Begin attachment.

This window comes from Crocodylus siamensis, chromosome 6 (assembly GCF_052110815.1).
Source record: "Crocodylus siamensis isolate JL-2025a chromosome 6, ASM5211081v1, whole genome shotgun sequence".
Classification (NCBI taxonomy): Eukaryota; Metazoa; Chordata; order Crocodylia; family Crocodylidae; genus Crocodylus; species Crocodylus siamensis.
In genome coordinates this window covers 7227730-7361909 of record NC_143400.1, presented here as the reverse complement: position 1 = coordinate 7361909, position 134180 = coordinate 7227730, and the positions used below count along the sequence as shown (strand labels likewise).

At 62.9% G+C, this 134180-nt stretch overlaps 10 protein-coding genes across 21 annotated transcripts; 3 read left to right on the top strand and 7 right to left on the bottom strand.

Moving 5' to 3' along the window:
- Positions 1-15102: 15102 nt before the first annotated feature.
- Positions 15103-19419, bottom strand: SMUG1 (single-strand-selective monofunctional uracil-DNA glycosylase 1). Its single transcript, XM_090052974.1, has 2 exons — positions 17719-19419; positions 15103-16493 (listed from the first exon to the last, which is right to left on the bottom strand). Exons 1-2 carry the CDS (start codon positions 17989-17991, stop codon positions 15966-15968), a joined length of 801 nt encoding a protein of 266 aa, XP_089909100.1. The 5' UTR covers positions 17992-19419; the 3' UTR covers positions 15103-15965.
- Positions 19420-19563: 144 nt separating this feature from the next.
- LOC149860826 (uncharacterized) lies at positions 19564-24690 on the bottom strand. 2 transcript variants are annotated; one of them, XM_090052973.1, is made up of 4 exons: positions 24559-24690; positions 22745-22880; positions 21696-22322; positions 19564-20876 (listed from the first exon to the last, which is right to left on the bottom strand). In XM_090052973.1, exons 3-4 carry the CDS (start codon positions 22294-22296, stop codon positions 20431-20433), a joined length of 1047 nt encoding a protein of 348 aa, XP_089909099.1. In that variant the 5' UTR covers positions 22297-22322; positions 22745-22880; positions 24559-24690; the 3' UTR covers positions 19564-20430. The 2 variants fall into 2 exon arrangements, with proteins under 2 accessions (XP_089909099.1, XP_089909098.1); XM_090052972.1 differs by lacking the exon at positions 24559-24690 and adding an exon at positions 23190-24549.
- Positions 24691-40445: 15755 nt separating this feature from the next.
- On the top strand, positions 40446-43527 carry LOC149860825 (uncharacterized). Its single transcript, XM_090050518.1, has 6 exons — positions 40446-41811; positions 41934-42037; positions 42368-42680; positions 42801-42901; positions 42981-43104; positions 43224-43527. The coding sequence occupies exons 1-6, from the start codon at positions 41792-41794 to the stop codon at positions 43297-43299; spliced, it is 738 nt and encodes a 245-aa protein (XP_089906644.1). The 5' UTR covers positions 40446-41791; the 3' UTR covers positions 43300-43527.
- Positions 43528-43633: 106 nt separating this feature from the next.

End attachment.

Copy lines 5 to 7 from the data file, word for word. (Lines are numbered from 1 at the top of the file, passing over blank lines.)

At 62.9% G+C, this 134180-nt stretch overlaps 10 protein-coding genes across 21 annotated transcripts; 3 read left to right on the top strand and 7 right to left on the bottom strand.

Moving 5' to 3' along the window:
- Positions 1-15102: 15102 nt before the first annotated feature.